n Annual Survey of South African Law - The administration of justice

Volume 2006, Issue 1
  • ISSN : 0376-4605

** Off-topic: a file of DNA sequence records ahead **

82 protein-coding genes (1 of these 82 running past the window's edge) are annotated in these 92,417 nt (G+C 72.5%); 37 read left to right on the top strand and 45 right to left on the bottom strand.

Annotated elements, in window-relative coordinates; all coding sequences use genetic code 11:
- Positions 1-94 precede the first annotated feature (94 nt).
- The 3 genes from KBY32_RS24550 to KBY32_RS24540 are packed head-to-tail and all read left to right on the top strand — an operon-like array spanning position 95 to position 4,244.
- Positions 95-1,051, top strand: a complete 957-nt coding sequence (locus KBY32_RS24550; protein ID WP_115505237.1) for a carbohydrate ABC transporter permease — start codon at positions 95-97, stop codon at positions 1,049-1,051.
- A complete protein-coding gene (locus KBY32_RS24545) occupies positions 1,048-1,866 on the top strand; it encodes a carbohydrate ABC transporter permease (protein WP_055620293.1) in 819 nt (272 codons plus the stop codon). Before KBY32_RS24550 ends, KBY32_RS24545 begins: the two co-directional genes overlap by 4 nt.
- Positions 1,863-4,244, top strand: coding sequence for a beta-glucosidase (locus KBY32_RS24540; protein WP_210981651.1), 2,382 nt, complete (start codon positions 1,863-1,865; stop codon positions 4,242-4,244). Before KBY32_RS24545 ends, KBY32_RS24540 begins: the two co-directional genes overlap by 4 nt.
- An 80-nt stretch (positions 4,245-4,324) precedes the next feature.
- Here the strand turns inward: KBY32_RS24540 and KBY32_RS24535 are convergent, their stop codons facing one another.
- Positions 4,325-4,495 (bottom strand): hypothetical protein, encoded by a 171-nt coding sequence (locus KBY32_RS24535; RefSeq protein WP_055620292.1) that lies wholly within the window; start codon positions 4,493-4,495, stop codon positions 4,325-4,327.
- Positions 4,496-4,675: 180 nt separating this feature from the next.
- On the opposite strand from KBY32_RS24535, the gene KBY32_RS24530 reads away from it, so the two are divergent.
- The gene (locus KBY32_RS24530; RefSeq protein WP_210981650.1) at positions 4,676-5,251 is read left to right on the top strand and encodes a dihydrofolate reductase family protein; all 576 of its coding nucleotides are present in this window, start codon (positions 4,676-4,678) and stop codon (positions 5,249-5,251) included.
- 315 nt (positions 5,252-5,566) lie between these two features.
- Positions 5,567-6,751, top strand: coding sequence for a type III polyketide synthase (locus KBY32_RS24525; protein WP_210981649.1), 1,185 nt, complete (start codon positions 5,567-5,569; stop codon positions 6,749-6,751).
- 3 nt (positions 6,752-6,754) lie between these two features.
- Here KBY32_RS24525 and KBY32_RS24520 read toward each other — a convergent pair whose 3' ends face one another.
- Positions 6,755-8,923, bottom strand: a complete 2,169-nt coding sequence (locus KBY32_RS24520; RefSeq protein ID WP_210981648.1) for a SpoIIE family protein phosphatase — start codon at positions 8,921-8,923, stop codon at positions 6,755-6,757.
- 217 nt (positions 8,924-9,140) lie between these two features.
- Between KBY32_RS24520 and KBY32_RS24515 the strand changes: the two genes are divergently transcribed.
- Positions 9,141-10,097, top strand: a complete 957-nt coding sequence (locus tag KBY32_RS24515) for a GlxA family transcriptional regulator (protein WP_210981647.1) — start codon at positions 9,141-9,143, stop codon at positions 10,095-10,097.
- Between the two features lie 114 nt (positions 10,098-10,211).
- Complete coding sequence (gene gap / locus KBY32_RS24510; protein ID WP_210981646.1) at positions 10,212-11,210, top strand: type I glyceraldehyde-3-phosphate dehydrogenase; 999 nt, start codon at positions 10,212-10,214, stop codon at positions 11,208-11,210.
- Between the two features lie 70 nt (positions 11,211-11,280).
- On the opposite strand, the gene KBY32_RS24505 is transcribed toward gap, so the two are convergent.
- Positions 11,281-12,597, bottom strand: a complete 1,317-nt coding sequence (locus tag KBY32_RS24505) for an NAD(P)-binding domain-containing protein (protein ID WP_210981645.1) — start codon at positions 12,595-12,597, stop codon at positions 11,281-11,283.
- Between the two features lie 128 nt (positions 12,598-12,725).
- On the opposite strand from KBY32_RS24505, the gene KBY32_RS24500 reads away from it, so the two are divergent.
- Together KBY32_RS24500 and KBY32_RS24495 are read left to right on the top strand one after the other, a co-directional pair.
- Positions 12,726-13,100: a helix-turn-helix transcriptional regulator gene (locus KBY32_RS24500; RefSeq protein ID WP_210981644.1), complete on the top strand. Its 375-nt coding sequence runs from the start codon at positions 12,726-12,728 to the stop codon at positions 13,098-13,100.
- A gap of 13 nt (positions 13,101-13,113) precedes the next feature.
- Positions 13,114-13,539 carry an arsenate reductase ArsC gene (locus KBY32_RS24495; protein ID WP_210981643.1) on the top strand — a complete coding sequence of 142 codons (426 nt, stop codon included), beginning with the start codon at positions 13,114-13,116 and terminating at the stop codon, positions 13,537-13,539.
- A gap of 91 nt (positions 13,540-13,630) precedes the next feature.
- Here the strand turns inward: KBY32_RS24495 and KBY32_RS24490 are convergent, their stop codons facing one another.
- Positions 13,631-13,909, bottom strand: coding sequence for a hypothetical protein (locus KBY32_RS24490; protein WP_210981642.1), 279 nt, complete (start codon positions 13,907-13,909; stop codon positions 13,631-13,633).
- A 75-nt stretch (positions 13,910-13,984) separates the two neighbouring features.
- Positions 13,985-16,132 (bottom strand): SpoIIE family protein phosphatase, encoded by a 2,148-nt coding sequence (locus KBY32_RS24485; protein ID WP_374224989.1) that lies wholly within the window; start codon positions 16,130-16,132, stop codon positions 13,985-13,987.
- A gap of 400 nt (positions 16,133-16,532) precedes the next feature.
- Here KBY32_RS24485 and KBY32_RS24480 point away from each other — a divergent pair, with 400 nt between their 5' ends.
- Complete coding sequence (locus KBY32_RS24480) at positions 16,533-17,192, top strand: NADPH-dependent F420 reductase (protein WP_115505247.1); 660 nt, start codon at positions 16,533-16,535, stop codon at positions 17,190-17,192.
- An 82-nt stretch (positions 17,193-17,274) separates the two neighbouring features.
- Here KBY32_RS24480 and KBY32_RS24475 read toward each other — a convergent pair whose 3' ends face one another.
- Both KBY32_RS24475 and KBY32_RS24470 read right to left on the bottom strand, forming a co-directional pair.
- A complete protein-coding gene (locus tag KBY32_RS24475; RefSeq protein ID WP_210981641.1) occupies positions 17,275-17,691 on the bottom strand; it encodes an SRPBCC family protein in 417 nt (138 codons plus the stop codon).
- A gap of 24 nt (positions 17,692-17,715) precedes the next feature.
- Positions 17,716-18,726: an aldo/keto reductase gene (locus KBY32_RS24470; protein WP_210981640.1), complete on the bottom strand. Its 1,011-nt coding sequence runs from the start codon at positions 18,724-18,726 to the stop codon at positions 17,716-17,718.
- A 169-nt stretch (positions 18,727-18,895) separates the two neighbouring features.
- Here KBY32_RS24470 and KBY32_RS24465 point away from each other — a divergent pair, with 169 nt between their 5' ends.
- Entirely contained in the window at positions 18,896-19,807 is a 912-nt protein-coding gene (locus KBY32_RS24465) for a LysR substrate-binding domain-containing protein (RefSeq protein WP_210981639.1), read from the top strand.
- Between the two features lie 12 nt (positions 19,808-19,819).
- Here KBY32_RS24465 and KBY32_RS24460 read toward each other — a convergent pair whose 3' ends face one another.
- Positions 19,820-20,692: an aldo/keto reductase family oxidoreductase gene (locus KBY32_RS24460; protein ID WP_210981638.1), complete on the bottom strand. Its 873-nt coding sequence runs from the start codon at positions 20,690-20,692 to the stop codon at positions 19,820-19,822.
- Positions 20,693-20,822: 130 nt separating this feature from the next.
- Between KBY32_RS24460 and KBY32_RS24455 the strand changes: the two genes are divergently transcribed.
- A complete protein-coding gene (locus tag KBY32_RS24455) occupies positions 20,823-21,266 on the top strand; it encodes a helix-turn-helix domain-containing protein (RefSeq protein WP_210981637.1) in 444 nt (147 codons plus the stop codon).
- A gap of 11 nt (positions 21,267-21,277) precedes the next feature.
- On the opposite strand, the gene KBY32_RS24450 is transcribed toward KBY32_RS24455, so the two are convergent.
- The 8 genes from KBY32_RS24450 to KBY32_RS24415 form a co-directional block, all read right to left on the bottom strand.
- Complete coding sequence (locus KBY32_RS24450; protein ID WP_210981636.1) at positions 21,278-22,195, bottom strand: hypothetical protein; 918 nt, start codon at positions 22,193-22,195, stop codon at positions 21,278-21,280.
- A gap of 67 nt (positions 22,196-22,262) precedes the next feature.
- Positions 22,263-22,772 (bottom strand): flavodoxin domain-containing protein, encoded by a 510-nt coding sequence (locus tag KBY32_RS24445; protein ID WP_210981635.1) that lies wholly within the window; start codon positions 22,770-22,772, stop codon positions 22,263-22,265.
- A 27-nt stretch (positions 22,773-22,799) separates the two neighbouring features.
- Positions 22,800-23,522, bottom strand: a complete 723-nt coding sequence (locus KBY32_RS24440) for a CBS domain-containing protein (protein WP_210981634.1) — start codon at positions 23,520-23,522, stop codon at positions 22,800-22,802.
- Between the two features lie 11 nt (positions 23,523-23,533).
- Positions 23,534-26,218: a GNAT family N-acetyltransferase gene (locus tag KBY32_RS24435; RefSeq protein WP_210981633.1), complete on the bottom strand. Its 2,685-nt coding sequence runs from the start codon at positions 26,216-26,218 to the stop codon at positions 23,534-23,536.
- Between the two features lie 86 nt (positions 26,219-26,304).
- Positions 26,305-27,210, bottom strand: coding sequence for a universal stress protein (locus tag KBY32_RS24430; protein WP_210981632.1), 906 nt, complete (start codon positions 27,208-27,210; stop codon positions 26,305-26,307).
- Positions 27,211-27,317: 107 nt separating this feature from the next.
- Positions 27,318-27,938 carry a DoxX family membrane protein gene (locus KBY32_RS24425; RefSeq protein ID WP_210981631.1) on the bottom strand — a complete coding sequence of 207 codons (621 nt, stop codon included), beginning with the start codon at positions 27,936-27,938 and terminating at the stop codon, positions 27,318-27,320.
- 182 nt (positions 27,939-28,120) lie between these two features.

The prosecution of Schabir Shaik could well be described as the most important criminal trial with a direct impact on national political life in post-apartheid South Africa. It differed significantly from the apartheid-era political trials which, in the main, were trials of ideology (ie prosecutions of persons committed to a democratic polity in South Africa). The Shaik trial had strongly overt political overtones, but it was undoubtedly also a trial about fraud and corruption. What attracted so much interest was the alleged relationship between Shaik and Jacob Zuma while the latter held high office, including the Deputy Presidency of the Republic. The indictment alleged that between 1994 and 1999 Shaik paid Zuma substantial sums of money (in excess of one million rand) in order to influence Zuma to use his name and political influence for the benefit of Shaik's business enterprises and as an ongoing reward for having done so. The High Court (Squires J, brought from retirement to preside) found that Shaik was guilty of a contravention of s 1(1)(a) of the Corruption Act 94 of 1992 in relation to such payments and that Shaik had bribed Zuma to protect a French armaments company from exposure to official investigation. Shaik was sentenced to 15 years' imprisonment (see 2007 (1) SACR 142 (D)). The trial court also made an order directing Shaik to forfeit the proceeds of his crimes in terms of the Prevention of Organised Crime Act 121 of 1998.

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